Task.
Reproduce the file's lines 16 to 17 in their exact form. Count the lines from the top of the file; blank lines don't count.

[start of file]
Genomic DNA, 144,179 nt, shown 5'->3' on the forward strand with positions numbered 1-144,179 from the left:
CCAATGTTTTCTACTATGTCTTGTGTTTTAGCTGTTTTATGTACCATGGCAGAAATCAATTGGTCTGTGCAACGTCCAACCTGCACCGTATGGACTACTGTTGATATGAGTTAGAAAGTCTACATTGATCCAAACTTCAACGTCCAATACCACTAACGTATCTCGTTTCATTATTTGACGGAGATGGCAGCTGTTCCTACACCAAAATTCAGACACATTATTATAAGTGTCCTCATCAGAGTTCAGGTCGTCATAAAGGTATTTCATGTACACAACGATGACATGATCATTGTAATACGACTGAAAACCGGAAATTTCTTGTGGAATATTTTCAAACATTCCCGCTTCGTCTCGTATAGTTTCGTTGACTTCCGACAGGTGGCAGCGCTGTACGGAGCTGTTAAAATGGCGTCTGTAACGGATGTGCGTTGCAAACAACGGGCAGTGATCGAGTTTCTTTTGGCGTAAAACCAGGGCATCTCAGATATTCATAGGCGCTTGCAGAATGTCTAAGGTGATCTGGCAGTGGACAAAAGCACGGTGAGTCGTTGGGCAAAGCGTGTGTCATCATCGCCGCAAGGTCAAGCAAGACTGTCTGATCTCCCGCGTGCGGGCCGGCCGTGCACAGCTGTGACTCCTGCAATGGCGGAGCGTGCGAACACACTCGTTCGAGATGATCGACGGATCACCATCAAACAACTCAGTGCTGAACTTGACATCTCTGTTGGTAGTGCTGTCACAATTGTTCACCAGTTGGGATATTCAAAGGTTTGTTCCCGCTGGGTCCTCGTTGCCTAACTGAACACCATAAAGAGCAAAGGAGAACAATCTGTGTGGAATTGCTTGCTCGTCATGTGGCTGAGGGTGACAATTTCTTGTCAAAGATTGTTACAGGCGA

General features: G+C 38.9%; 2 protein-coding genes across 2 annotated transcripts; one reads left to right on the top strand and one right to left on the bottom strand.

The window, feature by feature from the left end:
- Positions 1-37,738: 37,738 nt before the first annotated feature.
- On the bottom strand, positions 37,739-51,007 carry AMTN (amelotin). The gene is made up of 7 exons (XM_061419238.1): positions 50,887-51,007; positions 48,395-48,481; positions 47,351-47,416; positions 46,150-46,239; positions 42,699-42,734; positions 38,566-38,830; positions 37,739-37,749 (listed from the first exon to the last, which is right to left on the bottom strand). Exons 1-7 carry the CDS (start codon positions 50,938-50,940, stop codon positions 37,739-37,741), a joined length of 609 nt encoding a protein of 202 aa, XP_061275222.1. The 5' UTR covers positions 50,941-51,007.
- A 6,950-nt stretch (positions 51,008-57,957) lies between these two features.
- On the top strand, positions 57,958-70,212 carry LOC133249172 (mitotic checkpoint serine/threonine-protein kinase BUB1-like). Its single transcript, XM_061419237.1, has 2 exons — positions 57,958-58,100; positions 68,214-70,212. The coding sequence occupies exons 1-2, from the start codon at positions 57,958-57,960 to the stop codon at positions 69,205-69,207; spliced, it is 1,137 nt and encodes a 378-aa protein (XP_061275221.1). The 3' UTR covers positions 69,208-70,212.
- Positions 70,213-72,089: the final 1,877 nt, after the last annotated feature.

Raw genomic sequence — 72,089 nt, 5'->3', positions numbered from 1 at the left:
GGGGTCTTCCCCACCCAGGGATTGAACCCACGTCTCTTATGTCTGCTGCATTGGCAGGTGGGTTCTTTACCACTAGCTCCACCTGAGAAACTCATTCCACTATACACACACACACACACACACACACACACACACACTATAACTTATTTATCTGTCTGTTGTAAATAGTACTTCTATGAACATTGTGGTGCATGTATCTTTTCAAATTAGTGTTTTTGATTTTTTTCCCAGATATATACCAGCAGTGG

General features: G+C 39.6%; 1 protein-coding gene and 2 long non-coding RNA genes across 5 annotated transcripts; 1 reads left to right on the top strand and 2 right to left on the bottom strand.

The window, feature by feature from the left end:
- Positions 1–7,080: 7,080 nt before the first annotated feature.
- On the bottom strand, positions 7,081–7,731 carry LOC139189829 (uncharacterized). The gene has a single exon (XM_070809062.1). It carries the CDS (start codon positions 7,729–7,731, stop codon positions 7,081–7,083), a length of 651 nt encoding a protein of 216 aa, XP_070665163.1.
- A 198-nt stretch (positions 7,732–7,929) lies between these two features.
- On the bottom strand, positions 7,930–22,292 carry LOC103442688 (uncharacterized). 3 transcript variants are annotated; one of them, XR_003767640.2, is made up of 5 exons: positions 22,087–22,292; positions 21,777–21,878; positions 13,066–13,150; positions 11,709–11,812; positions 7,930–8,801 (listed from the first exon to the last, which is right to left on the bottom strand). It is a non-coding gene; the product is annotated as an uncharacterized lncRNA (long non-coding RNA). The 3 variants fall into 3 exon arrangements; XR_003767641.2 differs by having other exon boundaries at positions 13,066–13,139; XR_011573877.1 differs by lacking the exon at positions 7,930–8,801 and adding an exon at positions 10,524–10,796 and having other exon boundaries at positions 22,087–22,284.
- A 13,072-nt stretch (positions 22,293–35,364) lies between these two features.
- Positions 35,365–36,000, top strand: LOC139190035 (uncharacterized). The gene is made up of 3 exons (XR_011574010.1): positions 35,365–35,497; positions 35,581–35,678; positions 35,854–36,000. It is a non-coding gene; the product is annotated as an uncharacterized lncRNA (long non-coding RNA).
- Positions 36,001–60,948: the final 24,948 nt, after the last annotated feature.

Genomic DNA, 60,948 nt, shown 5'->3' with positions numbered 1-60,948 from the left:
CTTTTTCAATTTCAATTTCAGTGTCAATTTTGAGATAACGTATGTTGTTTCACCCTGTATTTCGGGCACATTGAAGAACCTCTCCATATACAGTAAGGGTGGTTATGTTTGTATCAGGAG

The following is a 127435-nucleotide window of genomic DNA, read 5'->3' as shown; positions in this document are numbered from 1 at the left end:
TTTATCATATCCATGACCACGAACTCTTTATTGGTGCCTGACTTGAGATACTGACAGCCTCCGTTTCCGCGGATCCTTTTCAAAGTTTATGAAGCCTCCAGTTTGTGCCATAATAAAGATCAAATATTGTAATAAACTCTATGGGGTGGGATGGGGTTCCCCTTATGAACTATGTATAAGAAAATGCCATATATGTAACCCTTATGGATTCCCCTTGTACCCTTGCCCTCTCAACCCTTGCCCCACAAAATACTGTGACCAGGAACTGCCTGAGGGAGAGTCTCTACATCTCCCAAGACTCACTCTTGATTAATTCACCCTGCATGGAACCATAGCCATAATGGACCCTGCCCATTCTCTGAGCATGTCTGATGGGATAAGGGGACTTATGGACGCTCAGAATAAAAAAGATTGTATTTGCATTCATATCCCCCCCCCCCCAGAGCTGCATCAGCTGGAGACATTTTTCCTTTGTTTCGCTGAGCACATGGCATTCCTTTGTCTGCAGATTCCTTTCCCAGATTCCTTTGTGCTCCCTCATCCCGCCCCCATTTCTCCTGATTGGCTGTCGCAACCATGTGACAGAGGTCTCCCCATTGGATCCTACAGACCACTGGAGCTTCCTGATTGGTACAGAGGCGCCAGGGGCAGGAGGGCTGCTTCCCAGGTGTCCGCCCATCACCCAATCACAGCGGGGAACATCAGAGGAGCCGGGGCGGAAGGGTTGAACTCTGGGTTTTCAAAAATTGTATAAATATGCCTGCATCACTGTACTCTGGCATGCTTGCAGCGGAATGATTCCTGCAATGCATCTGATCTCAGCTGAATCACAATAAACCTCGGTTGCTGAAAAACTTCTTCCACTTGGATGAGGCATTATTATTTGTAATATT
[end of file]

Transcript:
- A 198-nt stretch (positions 7,732–7,929) lies between these two features.
- On the bottom strand, positions 7,930–22,292 carry LOC103442688 (uncharacterized). 3 transcript variants are annotated; one of them, XR_003767640.2, is made up of 5 exons: positions 22,087–22,292; positions 21,777–21,878; positions 13,066–13,150; positions 11,709–11,812; positions 7,930–8,801 (listed from the first exon to the last, which is right to left on the bottom strand). It is a non-coding gene; the product is annotated as an uncharacterized lncRNA (long non-coding RNA). The 3 variants fall into 3 exon arrangements; XR_003767641.2 differs by having other exon boundaries at positions 13,066–13,139; XR_011573877.1 differs by lacking the exon at positions 7,930–8,801 and adding an exon at positions 10,524–10,796 and having other exon boundaries at positions 22,087–22,284.